Friday, 27 March 2020

#BWKM0 Self-Isolated Garden Birding

In a bid to stay sane during these mad and unprecedented times I've taken up the challenge of the Bird Watch Kilometre Zero (Isolated Garden Birdwatching), this is not only a wonderful distraction when working from home but is also good for the soul, as the constant Covid-19 news feed (although informative) is also very depressing.

I kicked-off the challenge on Monday 23rd March and it was slow, very slow but an early start was rewarded with flyover Greylag and Canada Goose both of which are not regular garden sightings, a small movement of c50 Chaffinch on the 24th was the highlight of another slow day and I had to wait until the 26th to score my first Common Buzzard (even though reports from around London were popping up all the time) but it wasn't until the 27th that things really hotted up!

The 27th is my birthday and I had planned a leisurely breakfast with the family. Having spent an hour on the patio skywatching from around 7am and seen very little and I was getting cold (as the garden is North facing and shaded) and I stepped inside to warm-up. I've been doing the daily Joe Wicks Bodycoach PE lesson with the kids at 9am each morning (hey, I've got to keep fit somehow) and went and got changed into some sports casuals - I'm glad only the family can see me! I was sipping a green tea when I clocked a large bird quite low over the rooftops, even without raising the bins my first impression was possible raptor - then I grabbed the ever ready bins and WOW! A Male Marsh Harrier was slowly heading north just over the treeline.

A Marsh Harrier is not only an awesome garden tick but is also considered to be a local mega at Wanstead - I've only ever seen a single bird in almost 10 years of working the patch and that was last autumn, as it stands my currently total is 29 for the #BWKM0 from my urban Woodford Green garden.

So there's a birthday I won't forget in a hurry. Royal Mail may have failed to deliver any cards and presents and I won't see any extended friends and family but the biggest and best prize (excluding the slippers and Gin Mrs B and the boys bought me) was that Marsh Harrier - It has to be said that birding, even from the restriction of your own back garden could be just the cure to get me and many others through this difficult time.

One of the highlights of the week - a low circling Common Buzzard right above the garden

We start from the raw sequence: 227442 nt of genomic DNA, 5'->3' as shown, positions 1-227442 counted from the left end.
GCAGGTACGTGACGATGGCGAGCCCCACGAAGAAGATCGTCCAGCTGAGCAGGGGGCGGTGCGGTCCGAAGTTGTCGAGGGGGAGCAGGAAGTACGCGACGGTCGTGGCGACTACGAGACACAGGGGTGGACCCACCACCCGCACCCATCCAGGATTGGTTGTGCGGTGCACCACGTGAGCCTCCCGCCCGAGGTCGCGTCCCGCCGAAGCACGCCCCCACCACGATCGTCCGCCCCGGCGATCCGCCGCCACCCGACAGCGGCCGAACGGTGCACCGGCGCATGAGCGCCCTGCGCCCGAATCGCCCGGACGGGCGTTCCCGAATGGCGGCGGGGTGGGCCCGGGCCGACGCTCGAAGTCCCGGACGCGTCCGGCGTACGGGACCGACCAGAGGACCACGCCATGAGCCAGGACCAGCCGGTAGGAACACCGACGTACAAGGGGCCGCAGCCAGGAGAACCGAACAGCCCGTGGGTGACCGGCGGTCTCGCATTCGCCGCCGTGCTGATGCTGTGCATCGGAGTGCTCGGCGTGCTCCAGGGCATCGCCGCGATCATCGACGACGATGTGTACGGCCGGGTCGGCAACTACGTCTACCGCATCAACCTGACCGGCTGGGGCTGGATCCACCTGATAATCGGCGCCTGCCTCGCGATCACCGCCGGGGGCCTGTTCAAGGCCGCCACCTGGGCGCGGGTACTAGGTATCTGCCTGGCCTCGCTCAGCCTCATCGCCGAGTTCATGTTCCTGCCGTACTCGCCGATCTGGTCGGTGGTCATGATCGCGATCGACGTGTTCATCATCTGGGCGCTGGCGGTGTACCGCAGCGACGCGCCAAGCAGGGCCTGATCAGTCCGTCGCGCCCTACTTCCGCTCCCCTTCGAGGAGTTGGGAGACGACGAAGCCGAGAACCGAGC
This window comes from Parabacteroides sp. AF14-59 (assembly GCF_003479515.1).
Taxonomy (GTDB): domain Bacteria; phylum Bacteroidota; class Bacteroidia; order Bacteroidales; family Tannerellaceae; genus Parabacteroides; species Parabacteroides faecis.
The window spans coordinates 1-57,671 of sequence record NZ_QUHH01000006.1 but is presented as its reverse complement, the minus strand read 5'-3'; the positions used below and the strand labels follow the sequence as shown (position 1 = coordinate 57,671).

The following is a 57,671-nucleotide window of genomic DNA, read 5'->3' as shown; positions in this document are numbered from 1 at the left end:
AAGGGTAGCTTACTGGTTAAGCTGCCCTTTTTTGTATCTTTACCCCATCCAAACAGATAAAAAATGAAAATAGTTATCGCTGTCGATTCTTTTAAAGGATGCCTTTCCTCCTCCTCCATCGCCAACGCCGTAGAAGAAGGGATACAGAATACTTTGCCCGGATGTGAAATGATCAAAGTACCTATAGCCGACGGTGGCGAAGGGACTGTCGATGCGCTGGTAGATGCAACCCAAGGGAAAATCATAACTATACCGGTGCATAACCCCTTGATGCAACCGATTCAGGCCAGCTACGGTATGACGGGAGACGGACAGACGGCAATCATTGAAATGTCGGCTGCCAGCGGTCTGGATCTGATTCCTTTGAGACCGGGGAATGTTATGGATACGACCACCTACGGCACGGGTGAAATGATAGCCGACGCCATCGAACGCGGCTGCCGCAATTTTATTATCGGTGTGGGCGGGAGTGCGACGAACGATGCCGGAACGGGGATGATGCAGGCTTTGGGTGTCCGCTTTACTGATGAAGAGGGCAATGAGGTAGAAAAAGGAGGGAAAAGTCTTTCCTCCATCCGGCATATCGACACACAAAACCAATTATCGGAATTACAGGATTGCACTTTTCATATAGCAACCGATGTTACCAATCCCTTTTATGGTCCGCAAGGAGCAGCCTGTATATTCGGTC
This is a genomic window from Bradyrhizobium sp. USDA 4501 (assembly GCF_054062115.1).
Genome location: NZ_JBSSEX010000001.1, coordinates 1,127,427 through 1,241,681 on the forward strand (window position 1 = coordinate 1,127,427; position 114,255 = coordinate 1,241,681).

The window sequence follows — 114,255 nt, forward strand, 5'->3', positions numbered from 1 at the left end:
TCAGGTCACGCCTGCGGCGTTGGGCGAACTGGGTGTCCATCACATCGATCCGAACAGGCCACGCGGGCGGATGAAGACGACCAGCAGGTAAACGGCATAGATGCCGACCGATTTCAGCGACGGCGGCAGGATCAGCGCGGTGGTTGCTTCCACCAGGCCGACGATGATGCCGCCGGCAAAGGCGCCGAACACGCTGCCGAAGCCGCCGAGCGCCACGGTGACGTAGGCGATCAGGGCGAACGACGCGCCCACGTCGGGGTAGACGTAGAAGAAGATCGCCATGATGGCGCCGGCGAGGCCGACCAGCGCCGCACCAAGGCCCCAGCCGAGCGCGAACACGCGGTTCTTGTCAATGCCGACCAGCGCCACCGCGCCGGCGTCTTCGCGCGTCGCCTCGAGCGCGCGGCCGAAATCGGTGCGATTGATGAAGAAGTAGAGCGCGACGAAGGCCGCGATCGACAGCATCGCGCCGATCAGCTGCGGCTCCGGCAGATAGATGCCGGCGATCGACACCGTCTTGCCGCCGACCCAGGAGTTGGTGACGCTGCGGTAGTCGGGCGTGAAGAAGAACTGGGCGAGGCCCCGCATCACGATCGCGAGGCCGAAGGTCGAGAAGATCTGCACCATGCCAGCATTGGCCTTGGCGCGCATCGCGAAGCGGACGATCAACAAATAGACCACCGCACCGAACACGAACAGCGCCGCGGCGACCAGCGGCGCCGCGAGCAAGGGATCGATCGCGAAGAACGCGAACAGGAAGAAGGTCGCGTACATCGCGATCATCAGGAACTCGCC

Monday, 16 March 2020

Wanstead Wheatear Sweepstake - Winner

We have a winner! As of 8:48 this morning when Jono Lethbridge announced "It's all over lads" and then proudly provided a back of the camera image of a magnificent Wheatear!

So kudos to Jono for not only selecting the correct date, but also finding the first Wheatear to grace Wanstead. In the long history of the Wanstead Wheatear Sweepstake this unique double has only ever been repeated once before by Rob Sheldon...way back in 2018.

Wheatear, Spring, First

The roll of honour now reads...
  • 2018 Winner: Rob Sheldon - Date 16th March - Finder: Rob Sheldon
  • 2019 Winner: James Heal - Date 17th March - Finder: Tony Brown
  • 2020 Winner: Jonathan Lethbridge - Date 16th March - Finder: Jonathan Lethbridge

As I type...the 'Golden Wheatear Chalice' is being polished and engraved with the name of this year champion and plans are being made for the big presentation, however due to Covid-19 and government restrictions on large gatherings we may have to scale back the celebrations and limit the number of attendees at this year event. I had hoped to persuade Mr Oddie to present the trophy but due to the planned restrictions on the movement and self-isolation of the over 70's this looks like it's going to be a non-starter, so yet again I may have to step up to the plate. Keep an eye on social media for all the highlights, news and interviews from this top showbiz birding event - that's if the government hasn't closed all the pubs, in this case I'll drive by Jono's house in full body biohazard suit and just chuck the trophy over his garden fence!